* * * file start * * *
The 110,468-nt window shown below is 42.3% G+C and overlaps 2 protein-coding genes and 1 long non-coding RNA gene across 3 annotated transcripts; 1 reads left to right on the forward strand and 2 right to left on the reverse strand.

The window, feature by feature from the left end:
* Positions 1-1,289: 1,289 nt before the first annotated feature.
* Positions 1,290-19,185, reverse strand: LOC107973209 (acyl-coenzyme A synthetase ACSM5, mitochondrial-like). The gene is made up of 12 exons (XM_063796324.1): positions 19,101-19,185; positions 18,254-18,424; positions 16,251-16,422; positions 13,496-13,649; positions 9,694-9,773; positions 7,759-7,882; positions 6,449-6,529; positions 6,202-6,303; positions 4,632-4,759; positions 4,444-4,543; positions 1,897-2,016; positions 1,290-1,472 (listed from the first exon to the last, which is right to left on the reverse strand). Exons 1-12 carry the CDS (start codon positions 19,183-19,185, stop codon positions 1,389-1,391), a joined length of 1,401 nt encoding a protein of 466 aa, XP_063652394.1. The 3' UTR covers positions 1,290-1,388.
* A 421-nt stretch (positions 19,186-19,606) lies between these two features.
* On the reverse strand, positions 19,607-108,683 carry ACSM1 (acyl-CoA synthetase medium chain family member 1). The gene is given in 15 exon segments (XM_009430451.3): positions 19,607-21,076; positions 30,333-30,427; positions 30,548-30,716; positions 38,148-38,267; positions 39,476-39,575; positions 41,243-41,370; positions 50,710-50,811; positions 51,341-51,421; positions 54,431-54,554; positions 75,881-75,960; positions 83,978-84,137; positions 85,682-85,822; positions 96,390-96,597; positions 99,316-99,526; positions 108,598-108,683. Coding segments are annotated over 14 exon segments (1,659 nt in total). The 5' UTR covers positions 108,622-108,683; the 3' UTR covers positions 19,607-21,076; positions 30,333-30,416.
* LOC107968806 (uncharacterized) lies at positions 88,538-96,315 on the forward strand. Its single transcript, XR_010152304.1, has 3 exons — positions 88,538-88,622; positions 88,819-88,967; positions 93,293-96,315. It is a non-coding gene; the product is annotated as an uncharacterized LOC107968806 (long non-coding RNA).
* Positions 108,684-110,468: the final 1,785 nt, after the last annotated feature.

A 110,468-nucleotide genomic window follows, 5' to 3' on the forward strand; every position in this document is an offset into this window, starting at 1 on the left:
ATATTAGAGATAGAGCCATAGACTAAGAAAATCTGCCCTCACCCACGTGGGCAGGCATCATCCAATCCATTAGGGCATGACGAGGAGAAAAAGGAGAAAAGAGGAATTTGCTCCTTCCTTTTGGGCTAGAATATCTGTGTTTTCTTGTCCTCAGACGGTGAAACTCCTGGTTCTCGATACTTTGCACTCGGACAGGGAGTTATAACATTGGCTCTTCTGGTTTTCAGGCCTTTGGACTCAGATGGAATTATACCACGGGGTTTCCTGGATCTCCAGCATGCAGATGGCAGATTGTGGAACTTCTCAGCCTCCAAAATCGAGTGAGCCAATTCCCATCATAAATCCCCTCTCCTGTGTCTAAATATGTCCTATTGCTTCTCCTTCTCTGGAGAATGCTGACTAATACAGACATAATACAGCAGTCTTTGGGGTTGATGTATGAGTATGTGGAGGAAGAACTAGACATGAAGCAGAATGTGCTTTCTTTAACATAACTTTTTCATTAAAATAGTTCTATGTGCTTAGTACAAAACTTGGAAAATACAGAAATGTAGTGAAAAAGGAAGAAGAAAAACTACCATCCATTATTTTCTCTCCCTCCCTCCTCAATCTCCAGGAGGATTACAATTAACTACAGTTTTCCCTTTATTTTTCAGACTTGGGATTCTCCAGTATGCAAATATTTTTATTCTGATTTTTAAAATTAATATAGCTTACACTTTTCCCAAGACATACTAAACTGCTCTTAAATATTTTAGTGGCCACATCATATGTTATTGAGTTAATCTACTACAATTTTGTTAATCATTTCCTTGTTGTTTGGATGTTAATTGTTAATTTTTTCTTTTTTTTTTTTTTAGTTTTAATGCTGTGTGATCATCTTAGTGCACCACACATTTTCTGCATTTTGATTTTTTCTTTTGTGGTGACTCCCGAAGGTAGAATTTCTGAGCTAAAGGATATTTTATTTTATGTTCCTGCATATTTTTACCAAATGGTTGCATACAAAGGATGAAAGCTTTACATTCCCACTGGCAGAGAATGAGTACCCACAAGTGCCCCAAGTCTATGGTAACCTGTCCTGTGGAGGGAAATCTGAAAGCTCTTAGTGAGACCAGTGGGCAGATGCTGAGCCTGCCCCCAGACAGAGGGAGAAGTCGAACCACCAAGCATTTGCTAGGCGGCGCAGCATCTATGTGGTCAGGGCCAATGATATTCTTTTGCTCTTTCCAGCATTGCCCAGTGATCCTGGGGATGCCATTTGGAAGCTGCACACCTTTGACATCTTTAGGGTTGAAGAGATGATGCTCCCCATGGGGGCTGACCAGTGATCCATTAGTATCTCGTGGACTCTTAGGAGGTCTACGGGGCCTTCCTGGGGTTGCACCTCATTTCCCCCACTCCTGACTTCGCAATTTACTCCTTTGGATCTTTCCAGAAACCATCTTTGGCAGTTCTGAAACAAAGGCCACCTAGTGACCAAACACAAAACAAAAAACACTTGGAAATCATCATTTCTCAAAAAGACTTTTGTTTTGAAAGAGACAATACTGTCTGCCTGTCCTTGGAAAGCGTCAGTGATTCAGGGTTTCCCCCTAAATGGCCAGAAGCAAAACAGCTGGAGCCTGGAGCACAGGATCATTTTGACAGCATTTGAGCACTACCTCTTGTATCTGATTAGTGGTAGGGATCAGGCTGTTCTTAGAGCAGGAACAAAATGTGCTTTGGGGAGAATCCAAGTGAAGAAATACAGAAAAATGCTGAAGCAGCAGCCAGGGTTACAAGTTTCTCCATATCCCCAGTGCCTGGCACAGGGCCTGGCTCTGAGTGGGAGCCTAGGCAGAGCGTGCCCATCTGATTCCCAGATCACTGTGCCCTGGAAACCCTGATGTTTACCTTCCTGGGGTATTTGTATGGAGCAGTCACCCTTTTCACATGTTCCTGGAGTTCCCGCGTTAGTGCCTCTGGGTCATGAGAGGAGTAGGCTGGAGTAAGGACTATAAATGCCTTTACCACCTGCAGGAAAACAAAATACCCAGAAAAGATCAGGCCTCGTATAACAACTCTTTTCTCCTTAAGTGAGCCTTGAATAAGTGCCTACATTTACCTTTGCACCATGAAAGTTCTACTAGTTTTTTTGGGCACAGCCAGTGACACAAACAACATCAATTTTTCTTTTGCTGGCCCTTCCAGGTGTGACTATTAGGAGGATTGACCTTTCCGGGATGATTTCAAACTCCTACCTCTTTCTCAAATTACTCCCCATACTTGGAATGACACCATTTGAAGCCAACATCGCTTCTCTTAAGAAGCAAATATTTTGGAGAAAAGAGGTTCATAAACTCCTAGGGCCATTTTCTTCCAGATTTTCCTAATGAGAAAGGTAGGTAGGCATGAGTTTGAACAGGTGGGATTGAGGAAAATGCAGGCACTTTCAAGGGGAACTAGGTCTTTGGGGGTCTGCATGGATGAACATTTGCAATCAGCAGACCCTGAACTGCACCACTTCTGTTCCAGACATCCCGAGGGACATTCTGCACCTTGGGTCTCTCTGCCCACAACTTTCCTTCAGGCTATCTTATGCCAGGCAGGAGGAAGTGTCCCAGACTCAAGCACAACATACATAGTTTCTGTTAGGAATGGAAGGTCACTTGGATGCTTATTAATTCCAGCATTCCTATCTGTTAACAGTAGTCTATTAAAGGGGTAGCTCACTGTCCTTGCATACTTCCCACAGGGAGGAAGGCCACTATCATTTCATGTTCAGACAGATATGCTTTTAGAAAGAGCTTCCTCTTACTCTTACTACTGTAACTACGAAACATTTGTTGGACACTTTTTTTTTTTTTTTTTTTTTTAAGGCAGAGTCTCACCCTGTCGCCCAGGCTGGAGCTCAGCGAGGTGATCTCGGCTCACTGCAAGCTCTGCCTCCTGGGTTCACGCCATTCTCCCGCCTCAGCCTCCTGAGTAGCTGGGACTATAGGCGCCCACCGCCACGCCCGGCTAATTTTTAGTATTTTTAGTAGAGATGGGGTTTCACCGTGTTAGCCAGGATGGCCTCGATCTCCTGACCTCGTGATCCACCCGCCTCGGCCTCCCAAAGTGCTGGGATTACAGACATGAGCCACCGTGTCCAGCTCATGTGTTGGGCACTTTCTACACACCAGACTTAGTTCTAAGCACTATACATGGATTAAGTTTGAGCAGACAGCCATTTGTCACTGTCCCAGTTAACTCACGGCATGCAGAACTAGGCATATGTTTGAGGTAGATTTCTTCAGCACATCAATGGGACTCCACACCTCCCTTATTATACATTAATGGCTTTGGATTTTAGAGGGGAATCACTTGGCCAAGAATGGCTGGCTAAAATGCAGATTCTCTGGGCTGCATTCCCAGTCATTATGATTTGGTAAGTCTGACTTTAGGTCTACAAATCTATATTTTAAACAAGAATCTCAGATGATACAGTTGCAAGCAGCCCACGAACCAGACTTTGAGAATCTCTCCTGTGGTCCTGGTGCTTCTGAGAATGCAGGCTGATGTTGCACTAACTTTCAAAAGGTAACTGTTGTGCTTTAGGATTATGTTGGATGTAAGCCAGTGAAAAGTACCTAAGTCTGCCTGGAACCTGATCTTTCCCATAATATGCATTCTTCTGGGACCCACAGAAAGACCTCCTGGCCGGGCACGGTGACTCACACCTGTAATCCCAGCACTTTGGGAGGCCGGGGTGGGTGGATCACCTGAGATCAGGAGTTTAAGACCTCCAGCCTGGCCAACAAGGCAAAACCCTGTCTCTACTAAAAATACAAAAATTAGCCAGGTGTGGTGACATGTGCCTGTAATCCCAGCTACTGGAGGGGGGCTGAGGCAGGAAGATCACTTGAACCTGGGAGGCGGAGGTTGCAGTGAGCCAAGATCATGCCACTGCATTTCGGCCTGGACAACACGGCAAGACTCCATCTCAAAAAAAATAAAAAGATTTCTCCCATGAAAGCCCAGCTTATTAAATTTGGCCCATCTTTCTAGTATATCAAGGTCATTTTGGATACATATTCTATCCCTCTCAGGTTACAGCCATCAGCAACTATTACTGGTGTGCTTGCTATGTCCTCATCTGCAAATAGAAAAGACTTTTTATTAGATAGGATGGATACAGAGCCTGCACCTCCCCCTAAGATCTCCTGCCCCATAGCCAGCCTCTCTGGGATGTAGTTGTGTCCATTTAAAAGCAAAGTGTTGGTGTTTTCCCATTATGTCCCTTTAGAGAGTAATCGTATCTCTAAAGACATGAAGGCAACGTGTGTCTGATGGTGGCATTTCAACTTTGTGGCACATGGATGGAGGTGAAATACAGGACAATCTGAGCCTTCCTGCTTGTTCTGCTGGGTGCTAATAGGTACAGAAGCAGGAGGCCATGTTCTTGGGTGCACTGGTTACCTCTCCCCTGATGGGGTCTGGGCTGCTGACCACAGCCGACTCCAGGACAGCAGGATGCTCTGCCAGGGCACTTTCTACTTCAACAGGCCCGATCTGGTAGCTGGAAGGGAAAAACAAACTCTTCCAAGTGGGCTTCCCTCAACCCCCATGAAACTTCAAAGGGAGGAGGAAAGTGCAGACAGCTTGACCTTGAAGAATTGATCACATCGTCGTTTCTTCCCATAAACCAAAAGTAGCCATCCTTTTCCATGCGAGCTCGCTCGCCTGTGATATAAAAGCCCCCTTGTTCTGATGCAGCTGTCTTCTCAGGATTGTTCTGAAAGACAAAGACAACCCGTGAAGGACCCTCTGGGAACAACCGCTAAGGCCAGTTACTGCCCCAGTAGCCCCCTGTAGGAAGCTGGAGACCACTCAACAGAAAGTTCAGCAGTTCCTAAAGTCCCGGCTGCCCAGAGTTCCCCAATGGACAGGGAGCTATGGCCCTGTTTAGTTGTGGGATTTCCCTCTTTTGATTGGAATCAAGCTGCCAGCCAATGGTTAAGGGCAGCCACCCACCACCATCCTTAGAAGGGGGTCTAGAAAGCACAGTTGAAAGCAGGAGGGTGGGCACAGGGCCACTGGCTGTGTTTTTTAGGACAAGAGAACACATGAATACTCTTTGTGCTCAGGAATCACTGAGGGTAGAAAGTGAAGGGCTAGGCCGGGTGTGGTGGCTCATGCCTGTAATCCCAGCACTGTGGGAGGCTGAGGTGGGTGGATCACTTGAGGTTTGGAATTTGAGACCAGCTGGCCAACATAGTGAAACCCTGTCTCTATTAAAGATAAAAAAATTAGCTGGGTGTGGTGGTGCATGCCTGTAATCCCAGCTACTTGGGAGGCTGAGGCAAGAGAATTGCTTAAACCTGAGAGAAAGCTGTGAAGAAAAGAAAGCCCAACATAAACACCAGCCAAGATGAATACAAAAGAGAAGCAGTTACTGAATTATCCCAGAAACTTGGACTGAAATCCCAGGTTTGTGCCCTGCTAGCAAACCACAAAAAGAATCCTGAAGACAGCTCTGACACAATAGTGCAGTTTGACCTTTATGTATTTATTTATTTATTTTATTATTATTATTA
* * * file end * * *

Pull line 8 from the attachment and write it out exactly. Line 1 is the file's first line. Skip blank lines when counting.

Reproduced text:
* Positions 108,684-110,468: the final 1,785 nt, after the last annotated feature.